By Douglas McDaniel
What began as an after-school program in the West Valley for wannabe elementary school ballet tykes has become a leading educational program for the fine points of pirouettes, especially the kind found at such major venues as Gammage Auditorium in Tempe during November, when the Conservatory Ballet graces the stage for its rendition of the Nutcracker.
The Conservatory Ballet, now running on the shady side of a strip mall in the community of Arrowhead, has in nine years managed to hatch itself out of the basic desire to offer something more to children and parents who are really serious about the art form of ballet, as well as exploring the tangible professional possibilities that such training might bring.
"This is the best Russian technique," says Carlee Blass, who with co-director and co-owner, Rodney Jenkins, has built a local ballet powerhouse drawing the talented kids from the around state and turning them into professionals. "We are one of the few full-stage youth productions ... This is a serious training ground, a very disciplined school."
From the outset, Blass, who had trained and performed in ballet in the Washington D.C. area, was working toward "a school philosophy versus a studio philosophy." And rather than being a competitive, trophy-driven machine for the students interested in all kinds of dance, the emphasis is on "pure ballet."
The emphasis is also on family and community building. As one of the prerequisites for a child receiving the training provided by the growing network of talented and experienced teachers (including Katherine Frey, who left Ballet Arizona three years ago to eventually teach at the Conservatory), all parents must volunteer to help market, support, and especially, perform. For example, members of one family, including Arrowhead mother Ursula Olinski, are dancing in the production with their three children.
"It is the product itself that keeps my children and my family supporting," Olinski says. "When it comes down to showtime, she (Blass) is a real perfectionist."
Arrowhead mom Susan Lovelace shares publicity duties with Heather Gassert. Lovelace's daughter, Sidney, is rehearsing for her performance just as her father, a fighter pilot, has been called to duty to Qatar.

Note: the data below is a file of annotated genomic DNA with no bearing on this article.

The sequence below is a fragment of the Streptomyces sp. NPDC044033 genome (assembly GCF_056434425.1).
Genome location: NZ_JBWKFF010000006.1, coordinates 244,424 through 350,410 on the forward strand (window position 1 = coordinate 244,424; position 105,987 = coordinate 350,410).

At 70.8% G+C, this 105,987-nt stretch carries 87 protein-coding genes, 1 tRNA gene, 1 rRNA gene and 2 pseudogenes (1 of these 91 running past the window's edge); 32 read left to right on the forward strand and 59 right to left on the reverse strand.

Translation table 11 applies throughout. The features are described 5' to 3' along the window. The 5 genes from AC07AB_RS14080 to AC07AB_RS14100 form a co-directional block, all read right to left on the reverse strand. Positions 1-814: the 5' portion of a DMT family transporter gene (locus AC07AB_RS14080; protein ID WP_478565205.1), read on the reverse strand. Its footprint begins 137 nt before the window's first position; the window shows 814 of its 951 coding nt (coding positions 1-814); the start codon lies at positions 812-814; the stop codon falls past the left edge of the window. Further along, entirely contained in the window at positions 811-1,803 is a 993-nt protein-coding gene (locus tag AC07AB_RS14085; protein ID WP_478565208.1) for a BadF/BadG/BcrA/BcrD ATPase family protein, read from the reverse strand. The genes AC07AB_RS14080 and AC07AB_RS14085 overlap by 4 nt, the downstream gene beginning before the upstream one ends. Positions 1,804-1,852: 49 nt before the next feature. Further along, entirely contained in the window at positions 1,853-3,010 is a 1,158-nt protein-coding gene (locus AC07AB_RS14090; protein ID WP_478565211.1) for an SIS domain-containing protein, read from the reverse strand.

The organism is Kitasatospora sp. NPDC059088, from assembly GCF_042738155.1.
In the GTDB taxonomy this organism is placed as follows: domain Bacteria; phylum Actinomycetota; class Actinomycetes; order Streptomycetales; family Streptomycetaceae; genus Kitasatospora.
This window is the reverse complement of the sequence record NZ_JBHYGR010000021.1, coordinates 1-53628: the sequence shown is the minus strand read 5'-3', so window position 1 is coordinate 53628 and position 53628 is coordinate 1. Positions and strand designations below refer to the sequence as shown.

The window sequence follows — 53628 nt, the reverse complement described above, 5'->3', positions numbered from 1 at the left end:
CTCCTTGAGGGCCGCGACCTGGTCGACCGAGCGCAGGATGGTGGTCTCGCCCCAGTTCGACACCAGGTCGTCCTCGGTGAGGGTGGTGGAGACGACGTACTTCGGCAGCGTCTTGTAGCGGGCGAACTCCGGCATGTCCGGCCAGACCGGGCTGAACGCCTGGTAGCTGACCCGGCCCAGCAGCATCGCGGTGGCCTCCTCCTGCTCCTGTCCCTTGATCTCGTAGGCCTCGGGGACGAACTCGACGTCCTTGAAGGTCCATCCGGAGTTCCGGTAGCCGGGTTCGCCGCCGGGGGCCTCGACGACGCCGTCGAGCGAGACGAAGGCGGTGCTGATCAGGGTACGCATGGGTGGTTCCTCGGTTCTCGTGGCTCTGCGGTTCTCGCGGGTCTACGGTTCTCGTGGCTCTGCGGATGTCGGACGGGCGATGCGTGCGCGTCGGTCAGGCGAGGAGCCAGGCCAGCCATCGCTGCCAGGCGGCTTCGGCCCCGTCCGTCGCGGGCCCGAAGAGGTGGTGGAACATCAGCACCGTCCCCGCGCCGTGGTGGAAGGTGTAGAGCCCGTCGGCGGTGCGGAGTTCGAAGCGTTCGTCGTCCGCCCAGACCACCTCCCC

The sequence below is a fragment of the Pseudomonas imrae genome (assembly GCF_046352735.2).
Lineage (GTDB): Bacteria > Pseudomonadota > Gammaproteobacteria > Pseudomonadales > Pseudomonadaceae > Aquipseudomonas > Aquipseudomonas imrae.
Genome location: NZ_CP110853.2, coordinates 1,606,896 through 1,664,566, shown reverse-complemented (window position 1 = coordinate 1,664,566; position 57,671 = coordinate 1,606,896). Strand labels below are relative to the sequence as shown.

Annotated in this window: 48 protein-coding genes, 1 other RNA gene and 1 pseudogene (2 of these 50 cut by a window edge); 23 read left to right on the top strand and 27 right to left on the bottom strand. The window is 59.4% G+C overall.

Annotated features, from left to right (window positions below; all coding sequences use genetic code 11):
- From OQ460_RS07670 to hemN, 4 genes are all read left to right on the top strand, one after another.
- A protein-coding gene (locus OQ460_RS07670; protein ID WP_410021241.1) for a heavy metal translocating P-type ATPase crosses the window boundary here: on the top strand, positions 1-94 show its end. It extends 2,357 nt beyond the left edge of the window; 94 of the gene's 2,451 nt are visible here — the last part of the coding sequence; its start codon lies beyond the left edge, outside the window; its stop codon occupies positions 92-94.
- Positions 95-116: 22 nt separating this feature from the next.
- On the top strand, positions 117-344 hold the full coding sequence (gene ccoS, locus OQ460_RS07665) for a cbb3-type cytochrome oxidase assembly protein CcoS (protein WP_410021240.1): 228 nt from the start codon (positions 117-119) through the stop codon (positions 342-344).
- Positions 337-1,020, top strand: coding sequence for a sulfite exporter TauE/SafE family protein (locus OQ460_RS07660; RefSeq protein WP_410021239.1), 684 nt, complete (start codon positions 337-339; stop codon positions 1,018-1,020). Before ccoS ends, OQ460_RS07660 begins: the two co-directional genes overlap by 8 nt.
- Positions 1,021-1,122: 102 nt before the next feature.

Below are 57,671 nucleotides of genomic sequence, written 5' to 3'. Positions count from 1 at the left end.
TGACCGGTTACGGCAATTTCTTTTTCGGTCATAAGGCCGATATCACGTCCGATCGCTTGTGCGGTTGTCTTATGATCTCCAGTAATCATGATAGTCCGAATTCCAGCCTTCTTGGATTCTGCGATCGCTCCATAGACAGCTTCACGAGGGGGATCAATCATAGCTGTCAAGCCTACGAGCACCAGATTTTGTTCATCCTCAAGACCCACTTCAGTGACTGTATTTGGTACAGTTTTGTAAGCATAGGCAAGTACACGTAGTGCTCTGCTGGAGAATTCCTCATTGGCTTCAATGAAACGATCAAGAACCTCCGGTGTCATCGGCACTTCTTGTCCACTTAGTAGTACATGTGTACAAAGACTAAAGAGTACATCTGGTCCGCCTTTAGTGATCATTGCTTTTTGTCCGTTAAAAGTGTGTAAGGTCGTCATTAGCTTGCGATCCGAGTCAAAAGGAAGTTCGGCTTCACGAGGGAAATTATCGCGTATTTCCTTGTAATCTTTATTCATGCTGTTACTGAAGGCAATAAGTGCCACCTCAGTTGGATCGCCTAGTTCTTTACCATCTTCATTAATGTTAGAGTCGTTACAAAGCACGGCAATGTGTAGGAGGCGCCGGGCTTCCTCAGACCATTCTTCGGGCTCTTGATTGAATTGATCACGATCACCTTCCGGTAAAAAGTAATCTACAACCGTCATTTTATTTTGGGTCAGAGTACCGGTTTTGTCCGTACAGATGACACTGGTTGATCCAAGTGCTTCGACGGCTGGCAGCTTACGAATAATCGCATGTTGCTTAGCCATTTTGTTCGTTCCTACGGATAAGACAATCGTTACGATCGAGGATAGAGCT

"What ballet instill in these kids is such a discipline," she says. "It really helps Sidney in her everyday life ... to focus more."
The greater Conservatory Ballet that Blass became involved with on the East Coast has been in existence for nearly 30 years. As artistic director and founder, Blass moved out of the classroom environment into high school educational offerings, taking her recruits, as they have matured, along the way. Many of them are boys, sons of supportive fathers who have overcome the masculine stigmas against ballet, instead seeing the benefit to athletic skills, especially balance. At one point prior to coming to Arizona, Blass taught members of the Washington Bullets basketball team in the art, including Elvin Hayes and Phil Chenier.
"One of the things I noticed when I looked at Ballet Arizona's program was that they didn't have a lot of boys," she says. "I had always had a lot of boys in the schools before. I decided to go to Greenbrier Elementary School and create an after-school program for my sons. So Brandon (and her daughter, Dacia) started there as an alternative to the outside sports. Then, more boys started coming. We had a class with six or seven boys with any given time. Fathers saw that it helped with their balance."
The Conservatory Ballet currently has 16 boys enrolled to be taught by Rodney Jenkins, who has developed the program with agility in mind. The Conservatory also offers classes in other kids of dancing, such as jazz movement techniques and those required to become "The Lord of the Dance," but aside from an Irish jig or two, the emphasis is on pure, Balanchine-style, classic ballet. The skills obtained are wide open.
"People are always surprised the children can do the whole thing," Olinski says of the Nutcracker production, which was in the Orpheum Theater last year, attracting 500 to 700 audience members per night, now moving to the Gammage on the ASU Campus. Blass, as one of the leading lights of a broad, community-based effort drawing students from Arrowhead and points beyond (all over the Valley, actually), views each growing seasonal event as an opportunity to shine.
As Blass says, "We want parents and kids to know they are the best around."